Artist turns famous Cottingley fairies into skeletal humanoids
A London-based artist has put her own spin on the famous Cottingley fairy photographs that had fooled the world.
Tessa Farmer has created tiny entomological sculptures made up of body parts of wasps and butterflies for the ‘In Fairyland’ exhibit at the Leeds College of Art.
The intricate sculptures barely stand 1cm tall, and are displayed along with several other examples of ‘Cottingley art’ and the famous fairy photos themselves.
The exhibition was inspired by five photos taken in 1917 and 1920, which captured what appeared to be fairies frolicking by the local beck in a small village in Bradford.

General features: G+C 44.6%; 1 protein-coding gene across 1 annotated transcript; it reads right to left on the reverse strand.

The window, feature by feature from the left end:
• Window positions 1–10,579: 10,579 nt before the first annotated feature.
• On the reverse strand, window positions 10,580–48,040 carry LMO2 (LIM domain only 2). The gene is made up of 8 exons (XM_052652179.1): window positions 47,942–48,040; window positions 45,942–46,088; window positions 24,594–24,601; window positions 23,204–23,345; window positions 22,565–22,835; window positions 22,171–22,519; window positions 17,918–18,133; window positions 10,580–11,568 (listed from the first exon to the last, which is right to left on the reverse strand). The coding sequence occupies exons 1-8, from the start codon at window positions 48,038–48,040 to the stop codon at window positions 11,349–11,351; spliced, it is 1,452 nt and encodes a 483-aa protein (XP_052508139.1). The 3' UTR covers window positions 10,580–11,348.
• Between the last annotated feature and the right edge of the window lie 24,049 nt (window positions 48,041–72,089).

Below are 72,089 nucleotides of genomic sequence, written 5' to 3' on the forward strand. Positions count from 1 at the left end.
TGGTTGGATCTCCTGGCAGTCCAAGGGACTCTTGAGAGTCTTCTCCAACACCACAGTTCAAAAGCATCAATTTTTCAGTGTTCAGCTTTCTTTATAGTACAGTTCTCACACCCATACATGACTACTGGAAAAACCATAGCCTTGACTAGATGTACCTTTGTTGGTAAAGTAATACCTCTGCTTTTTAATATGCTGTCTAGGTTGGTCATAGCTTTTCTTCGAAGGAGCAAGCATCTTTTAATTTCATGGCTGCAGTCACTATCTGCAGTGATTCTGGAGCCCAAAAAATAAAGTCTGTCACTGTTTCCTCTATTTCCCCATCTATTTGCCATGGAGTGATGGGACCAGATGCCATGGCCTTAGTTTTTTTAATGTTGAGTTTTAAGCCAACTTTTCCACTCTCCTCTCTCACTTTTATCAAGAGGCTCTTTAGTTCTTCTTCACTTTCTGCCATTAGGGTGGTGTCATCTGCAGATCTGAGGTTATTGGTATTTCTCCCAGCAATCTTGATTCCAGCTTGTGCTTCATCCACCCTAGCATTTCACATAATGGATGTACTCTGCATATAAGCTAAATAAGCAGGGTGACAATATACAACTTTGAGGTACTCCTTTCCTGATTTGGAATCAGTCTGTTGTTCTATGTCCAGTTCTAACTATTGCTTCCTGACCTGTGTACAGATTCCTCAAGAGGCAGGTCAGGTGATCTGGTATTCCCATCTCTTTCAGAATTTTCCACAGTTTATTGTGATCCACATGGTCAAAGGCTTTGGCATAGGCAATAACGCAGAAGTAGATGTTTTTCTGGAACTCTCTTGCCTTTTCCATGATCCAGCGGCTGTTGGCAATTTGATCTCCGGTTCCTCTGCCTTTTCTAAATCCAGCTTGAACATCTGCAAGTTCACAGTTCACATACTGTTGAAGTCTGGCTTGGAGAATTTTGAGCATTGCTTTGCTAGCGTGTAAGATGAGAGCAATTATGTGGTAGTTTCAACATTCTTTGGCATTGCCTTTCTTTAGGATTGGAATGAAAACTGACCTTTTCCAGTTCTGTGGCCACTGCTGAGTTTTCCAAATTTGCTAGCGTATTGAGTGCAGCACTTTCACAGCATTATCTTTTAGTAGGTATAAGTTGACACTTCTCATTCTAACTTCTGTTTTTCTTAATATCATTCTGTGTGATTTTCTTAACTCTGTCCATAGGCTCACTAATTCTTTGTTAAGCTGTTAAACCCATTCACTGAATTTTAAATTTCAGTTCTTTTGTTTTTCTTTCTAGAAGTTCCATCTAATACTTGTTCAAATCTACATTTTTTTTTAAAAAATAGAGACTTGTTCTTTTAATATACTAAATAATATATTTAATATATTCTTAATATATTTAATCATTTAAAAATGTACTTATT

For decades, there was much speculation about the authenticity of the photos and it wasn’t until the early 1980s that the girls who took them admitted that the first four were fakes.
But both of the girls, right up to their deaths, said that the fifth photo was authentic.
“I hope this show will reignite a sense of wonder”
Tessa said: “In Fairyland at Leeds College of Art has been such a delight to finally realise. It is magical and inspiring to witness my fairies so close, geographically, to those in the Cottingley fairy photographs, yet so far in terms of their evolution, appearance and habits.
“It is also wonderful to enter fairyland with international contemporaries like Annelies Strba and Sverre Malling. I hope this show will reignite a sense of wonder in all who visit.”
The exhibition is running from 30 January to 26 February at the Blenheim Walk Building at the Leeds College of Art.